‘Trust the process’. This is what I see full-time mountain bikers type in their social media posts when they feel they haven’t achieved what is deemed (by them) to be a good enough result at a race. Following a professional mountain bike coach’s structured training plan for the past two months, I am learning to relate to these three words. But man, the frustration is killing me…
By Sean Badenhorst
I don’t have the same pressure as full-time mountain bikers have. I don’t get paid or given a bike and gear to race and produce decent results. But I do put pressure on myself based on my lifelong desire to always be better than I was before and the fact that I’m ridiculously competitive. I don’t have the same patience either it seems. I want to see more rapid progress but feel like it’s taking forever.
Dark and grainy – the image reflects the effort of climbing Alpe du Zwift as fast as possible.
That I’m 51 seems to escape me when I’m on a bike. Anyone riding with me or near me – no matter what their age – is seen as a potential rival and must be beaten, or at least try to be beaten. Every ride feels like a race to me at some point, not always the climbs because I’ve reluctantly conceded that I’m never going to be a world-class climber, but definitely the flats, descents and especially the sections with lots of corners, where skill and experience count most.
So after seven weeks of following a personalised training plan from Coach Lance Stephenson I reached a point where it was time to do an actual fitness test. The best place for me do this according to Coach Lance, is on the massive mountain climb in the Zwift app. The mountain is called Alpe du Zwift and it’s essentially a virtual replica of Alp d’Huez, the fabled French Alpine climb.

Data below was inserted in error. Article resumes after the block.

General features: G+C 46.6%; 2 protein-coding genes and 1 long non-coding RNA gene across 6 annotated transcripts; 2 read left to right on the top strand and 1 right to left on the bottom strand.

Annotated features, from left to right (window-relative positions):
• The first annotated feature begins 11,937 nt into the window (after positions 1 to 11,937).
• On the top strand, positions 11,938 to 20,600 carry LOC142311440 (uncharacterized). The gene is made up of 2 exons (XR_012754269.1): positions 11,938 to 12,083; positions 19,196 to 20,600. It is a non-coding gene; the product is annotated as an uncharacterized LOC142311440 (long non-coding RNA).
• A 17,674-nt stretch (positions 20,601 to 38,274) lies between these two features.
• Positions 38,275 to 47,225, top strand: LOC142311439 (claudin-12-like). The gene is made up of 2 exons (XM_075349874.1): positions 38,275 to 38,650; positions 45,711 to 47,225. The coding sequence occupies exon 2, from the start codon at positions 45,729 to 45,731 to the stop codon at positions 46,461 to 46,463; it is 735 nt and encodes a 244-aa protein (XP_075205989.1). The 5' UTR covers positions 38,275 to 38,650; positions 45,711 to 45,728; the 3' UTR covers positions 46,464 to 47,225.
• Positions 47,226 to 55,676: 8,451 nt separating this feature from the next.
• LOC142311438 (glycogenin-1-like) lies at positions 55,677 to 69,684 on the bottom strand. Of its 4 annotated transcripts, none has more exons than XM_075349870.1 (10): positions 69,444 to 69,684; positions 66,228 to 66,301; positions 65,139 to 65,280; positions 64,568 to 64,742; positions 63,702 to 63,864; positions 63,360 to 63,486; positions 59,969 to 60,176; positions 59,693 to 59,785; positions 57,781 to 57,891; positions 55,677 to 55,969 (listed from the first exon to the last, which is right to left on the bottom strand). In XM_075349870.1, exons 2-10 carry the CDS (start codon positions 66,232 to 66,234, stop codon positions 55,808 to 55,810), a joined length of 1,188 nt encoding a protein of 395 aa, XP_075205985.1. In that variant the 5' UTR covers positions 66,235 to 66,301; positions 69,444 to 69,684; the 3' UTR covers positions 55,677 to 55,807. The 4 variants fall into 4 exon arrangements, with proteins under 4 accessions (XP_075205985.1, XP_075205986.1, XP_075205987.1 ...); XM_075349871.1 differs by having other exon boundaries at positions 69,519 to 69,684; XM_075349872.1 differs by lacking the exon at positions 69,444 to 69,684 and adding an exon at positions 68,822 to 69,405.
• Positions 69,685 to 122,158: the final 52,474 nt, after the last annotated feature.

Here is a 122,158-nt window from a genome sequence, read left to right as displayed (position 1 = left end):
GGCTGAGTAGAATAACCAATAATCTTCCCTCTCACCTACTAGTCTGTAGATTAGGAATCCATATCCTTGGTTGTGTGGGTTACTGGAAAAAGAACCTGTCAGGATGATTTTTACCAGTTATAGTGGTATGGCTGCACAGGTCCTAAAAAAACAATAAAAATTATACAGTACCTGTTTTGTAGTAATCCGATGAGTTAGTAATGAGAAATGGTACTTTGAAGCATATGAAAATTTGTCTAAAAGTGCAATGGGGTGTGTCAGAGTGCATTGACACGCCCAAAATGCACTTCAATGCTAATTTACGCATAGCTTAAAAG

My most recent Alpe du Zwift effort – while still fresh near the base.
I had done Alpe du Zwift twice before with very different times. The first attempt was on 2 May 2020 where I clocked 01hr 01min 01 sec at an average speed of 12.0kph and an average power of 226W. The second attempt was on 27 January 2021 where I clocked 1:07:54 with an average speed of 10.8kph and average power of 210W.
To give some perspective on why these two efforts were so different, on 2 May 2020 South Africa was in its initial five-week Level 5 hard lockdown. I hadn’t left the property for four weeks and spent every single day doing at least one training session on a Tacx Neo2 smart trainer in the virtual world of Zwift. It was my way of dealing with the highly frustrating lockdown that took away all the freedoms I had known for 50 years! So I was fit and strong and focussed.
The second attempt was when I was not so fit, not so strong and not so focussed. I had had Covid in late-May 2020 (I assume it was Covid as nothing else was going around and I was ill for three days, but struggled with constant fatigue and elevated resting heart rate for three months). This second Alpe du Zwift effort was done on a Wahoo Kickr 5 with the Kickr Climb, a gradient simulator that I was testing for a review and which I felt would be best to test on a proper climb. It was a real sufferfest and I remember thinking that I wouldn’t do that again in a hurry… And I didn’t.
Until, with almost two months of consistent training under the guidance of a coach , I tackled the monster of a climb for the third time. This time I was on a Tacx Flux 2, a more entry-level smart trainer but more than appropriate for the task ahead.
Coach Lance said he thought I would do around 57 minutes. “I don’t need that kind pressure!” I typed to him in a WhatsApp message. Personally, I was aiming to break one hour. Armed with some experience of what to expect, I arranged my whole afternoon around the big test. Or so I thought. A client wanted new links in his weekly mailer while I was riding towards the climb. So I used the Zwift Companion App to keep doing U-turns as I sorted out the client’s new links while having a longer warm-up than intended.